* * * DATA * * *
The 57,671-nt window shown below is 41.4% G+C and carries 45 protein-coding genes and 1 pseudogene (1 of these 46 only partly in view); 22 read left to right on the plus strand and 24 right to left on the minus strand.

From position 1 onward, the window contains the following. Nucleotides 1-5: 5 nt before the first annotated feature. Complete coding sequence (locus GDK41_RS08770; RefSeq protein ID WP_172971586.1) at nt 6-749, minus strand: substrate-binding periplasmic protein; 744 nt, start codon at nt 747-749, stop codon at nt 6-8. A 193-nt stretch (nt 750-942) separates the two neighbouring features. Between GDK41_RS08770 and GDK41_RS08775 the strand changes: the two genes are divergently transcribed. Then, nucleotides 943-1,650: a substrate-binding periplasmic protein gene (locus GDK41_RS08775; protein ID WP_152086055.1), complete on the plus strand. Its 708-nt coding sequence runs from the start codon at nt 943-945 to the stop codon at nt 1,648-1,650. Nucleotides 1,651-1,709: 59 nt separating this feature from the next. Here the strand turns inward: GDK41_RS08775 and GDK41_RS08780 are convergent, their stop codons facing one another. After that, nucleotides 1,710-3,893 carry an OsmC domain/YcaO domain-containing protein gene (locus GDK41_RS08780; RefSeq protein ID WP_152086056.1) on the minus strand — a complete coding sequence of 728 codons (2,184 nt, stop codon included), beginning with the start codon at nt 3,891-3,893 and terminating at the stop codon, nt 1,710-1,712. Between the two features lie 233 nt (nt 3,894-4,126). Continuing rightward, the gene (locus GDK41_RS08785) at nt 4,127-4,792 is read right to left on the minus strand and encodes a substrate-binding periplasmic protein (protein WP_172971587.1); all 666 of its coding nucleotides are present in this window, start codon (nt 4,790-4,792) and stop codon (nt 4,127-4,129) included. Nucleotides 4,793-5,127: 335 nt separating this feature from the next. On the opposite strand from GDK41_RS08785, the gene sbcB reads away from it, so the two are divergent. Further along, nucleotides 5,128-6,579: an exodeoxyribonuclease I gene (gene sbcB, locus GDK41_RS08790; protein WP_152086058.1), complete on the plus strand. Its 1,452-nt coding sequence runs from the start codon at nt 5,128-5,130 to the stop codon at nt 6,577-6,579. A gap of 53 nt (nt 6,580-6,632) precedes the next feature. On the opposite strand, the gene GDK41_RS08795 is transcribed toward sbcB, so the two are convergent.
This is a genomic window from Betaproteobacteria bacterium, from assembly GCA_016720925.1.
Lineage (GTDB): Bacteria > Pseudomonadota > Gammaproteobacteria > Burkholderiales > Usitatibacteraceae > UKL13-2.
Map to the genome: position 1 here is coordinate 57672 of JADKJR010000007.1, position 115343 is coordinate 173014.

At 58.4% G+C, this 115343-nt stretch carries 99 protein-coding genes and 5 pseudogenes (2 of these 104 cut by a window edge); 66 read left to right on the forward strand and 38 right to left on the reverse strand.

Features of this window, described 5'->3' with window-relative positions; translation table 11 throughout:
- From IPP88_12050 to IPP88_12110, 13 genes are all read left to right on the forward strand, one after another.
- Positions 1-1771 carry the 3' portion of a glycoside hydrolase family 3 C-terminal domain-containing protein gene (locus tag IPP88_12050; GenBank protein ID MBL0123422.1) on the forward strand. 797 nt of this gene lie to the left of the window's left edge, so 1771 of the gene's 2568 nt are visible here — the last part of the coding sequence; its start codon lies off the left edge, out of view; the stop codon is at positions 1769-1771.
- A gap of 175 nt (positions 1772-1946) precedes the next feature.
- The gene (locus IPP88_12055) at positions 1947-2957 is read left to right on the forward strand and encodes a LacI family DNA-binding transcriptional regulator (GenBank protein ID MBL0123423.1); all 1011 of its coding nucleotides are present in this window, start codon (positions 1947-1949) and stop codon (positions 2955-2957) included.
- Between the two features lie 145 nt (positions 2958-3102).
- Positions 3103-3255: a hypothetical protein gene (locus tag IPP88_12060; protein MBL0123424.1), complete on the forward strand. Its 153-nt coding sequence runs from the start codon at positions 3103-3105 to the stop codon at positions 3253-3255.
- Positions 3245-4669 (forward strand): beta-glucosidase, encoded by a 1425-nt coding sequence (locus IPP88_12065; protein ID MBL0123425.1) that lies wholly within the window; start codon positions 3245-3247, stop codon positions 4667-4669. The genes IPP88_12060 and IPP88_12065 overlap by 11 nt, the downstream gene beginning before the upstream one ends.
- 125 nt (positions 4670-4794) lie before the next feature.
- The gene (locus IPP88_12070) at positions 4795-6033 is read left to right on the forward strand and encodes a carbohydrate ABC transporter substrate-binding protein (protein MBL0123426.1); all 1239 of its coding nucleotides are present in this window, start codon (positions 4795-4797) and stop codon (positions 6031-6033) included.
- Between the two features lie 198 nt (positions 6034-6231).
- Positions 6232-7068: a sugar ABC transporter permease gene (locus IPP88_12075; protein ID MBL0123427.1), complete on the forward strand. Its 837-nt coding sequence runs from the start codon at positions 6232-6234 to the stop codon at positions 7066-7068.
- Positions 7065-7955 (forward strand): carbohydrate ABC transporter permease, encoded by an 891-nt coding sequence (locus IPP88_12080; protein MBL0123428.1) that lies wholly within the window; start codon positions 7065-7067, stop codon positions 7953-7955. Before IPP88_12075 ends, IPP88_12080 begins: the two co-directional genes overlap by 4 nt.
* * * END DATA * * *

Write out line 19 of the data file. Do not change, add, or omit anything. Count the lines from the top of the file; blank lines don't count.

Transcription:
- Positions 7065-7955 (forward strand): carbohydrate ABC transporter permease, encoded by an 891-nt coding sequence (locus IPP88_12080; protein MBL0123428.1) that lies wholly within the window; start codon positions 7065-7067, stop codon positions 7953-7955. Before IPP88_12075 ends, IPP88_12080 begins: the two co-directional genes overlap by 4 nt.